“I don't think, again, that it’s mutually exclusive to say that, we're going to protect victims, while at the same time fulfilling the purpose of the criminal justice system, which is to ensure that those who go in … are rehabilitated and restored once they return,” he said.
In terms of making any adjustments to AB236, Ford said his office plans to put forward a bill in the next legislative session to “address fentanyl and the weight limits that are associated with being able to prosecute those who have fentanyl.”
Lawmakers also have approved several significant changes to policing in recent sessions, including a bill limiting no-knock warrants that was championed by Ford following the police killing of Breonna Taylor during a raid at her home in Louisville, Kentucky, in March 2020.
He spearheaded another bill passed in 2021 that provides his office with the authority to conduct “pattern and practice” investigations into civil rights complaints made against other agencies.
Ford said that with the passage of such bills, he felt the community has “appreciated being listened to.”
“I think that we are certainly more well-received today than we were two years ago at the height of what we were seeing going on throughout the country,” he said.
Body cameras for police
As a state senator, Ford led the passage of a bill requiring all police officers in Nevada to wear body cameras.
But despite that law, some police agencies have reported failures to comply with body camera requirements. A report from the Las Vegas Metropolitan Police Department showed that from January through October of 2020, the department’s officers were cited more than 3,000 times for not meeting an 80 percent compliance rate for turning on their cameras, the Las Vegas Review-Journal reported.
“The Legislature absolutely needs to take a look at how better to enforce the body camera laws that we have in place,” Ford said. “Clearly, those who are violating that policy need to be reprimanded, and things need to be addressed in that regard.”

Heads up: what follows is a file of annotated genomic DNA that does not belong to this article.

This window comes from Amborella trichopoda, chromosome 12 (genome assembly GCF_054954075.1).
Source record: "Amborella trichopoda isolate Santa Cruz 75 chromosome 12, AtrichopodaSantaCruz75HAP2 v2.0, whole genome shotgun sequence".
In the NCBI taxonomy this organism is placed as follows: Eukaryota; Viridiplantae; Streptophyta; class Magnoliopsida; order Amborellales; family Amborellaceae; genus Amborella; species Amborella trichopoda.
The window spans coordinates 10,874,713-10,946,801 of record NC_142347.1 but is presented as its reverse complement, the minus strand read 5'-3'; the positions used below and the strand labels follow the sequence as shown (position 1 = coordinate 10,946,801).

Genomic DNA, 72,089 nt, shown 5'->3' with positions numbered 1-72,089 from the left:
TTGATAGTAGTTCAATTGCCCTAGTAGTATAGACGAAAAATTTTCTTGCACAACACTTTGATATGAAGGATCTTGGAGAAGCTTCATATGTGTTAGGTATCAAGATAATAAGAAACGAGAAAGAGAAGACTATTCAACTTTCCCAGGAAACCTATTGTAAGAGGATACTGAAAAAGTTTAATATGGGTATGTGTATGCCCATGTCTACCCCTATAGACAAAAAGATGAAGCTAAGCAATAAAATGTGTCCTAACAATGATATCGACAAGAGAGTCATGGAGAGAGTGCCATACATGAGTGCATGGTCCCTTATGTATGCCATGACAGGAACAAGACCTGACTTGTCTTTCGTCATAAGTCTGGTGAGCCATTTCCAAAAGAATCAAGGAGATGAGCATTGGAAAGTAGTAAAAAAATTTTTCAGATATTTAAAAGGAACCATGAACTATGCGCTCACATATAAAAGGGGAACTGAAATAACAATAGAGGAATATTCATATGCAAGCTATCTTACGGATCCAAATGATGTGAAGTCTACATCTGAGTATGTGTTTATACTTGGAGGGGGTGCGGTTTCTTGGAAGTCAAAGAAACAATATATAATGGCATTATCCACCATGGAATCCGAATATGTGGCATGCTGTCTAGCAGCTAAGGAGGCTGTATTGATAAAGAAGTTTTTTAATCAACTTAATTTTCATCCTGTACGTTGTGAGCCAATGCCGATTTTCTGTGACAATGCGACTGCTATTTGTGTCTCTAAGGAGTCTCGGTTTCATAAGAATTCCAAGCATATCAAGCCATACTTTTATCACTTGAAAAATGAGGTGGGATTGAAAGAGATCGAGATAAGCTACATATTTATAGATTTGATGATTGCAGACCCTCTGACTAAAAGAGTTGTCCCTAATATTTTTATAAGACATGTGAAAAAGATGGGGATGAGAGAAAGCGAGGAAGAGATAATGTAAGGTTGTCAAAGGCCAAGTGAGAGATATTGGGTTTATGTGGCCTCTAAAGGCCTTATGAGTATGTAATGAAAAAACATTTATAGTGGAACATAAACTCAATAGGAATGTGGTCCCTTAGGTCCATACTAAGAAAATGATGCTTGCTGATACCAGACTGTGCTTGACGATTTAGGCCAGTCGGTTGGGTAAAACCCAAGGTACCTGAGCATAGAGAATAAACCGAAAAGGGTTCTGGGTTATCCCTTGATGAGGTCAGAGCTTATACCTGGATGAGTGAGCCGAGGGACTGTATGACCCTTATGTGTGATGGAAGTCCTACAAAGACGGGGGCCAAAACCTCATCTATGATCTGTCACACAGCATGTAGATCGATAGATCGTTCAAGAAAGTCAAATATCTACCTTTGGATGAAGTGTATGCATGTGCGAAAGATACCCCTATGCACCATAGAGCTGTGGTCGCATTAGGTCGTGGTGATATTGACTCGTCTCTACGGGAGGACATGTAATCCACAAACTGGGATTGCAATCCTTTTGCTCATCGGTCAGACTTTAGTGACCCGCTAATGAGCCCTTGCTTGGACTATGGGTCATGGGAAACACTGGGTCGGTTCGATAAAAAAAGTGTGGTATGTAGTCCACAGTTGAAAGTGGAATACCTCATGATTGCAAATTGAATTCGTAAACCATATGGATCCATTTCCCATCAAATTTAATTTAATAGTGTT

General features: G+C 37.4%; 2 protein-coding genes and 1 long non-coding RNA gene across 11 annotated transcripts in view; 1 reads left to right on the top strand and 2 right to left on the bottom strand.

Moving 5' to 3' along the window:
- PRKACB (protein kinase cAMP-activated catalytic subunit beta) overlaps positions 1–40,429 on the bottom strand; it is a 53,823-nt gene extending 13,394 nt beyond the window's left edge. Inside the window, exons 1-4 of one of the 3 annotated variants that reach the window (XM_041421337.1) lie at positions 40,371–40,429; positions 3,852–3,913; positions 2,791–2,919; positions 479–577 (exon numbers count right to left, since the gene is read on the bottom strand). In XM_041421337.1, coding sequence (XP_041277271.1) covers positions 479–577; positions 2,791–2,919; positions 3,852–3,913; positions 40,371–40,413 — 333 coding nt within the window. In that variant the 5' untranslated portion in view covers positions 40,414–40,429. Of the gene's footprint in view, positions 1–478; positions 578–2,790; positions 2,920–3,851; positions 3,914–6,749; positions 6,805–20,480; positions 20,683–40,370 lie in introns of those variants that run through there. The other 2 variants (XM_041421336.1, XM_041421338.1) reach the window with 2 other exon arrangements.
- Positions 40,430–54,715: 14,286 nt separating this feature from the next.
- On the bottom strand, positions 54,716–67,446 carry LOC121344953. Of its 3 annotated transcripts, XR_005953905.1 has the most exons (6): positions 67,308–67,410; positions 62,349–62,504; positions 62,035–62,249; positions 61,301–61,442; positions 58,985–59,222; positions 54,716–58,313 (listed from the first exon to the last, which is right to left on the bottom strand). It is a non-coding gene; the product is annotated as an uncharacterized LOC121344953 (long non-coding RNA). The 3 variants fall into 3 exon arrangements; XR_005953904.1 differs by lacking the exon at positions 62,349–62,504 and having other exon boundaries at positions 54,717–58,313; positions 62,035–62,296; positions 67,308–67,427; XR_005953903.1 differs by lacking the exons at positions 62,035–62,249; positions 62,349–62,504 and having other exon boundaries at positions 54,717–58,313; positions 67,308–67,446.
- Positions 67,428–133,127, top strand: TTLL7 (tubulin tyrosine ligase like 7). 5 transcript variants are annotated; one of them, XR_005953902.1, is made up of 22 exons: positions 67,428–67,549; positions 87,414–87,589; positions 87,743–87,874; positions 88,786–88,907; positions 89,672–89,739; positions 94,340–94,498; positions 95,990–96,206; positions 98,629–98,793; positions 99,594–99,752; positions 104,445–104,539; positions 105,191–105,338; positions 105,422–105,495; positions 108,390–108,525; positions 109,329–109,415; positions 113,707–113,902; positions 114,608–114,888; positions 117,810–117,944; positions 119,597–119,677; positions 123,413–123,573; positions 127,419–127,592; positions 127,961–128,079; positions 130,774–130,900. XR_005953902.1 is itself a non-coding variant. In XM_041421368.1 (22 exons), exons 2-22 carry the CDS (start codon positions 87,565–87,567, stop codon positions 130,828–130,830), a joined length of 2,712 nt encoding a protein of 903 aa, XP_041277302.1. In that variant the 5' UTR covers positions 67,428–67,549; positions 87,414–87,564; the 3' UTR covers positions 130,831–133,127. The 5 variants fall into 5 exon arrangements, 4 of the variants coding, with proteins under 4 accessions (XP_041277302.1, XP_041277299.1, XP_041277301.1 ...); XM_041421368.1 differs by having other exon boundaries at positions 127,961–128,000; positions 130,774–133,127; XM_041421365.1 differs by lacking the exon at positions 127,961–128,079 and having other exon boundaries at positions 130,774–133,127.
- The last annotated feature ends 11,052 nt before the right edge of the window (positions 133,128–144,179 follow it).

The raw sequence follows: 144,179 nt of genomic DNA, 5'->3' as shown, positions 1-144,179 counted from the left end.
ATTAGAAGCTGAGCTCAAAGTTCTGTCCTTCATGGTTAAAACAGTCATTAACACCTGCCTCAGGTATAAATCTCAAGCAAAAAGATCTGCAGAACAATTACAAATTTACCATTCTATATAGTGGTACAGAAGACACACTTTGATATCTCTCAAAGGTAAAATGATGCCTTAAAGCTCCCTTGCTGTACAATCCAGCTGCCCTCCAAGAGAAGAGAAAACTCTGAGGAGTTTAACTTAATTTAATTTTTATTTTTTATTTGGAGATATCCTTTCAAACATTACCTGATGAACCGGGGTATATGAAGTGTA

Though some non-compliance was linked to potential technical issues, Ford said the goal of the law was to ensure transparency between police and the community, “and when that transparency is lacking, then that in and of itself is the concern that we have to be worried about.”
He did not suggest specific penalties for improving officer compliance with the law.
Ford said he has “always been opposed to the death penalty,” and that he will “stand by [his] desire to have it abolished.” But as attorney general, Ford’s office is tasked with representing the Nevada Department of Corrections as it seeks to carry out executions.
“I enforce the laws even if I don't agree with them,” he said.
Most recently, the Department of Corrections, represented by the attorney general’s office, has defended an untried lethal injection protocol, while looking to carry out the execution of quadruple-killer Zane Floyd. But the department’s lack of execution drugs has left Floyd’s execution in limbo and the state’s death penalty defunct, even as it remains legal in Nevada.
“It certainly prohibits the Nevada Department of Corrections and its lawyer, the attorney general, from fulfilling our duties as detailed in the order of execution,” Ford said. “So it needs to be addressed, either legislatively or otherwise, but something needs to happen on that because right now we're at a stalemate.”
Despite widespread 2020 election fraud claims promoted by prominent Republicans — including from former President Donald Trump and Ford’s predecessor as attorney general, Adam Laxalt — Ford’s office has prosecuted just one case of fraud stemming from that election.
Last fall, Ford’s office filed charges against Donald Kirk Hartle, a Clark County man prominently featured by local and national Republicans as having evidence of voter fraud in the 2020 election. In November, he pleaded guilty to voting more than once in the same election after casting a ballot under his deceased wife’s name.
Ford said his office has also played a role in investigating other claims of fraud, as “the legal adviser to the secretary of state.” As attorney general, he has prosecuted one other instance of voter fraud, a man who voted in both Nevada and Arkansas during the 2016 election.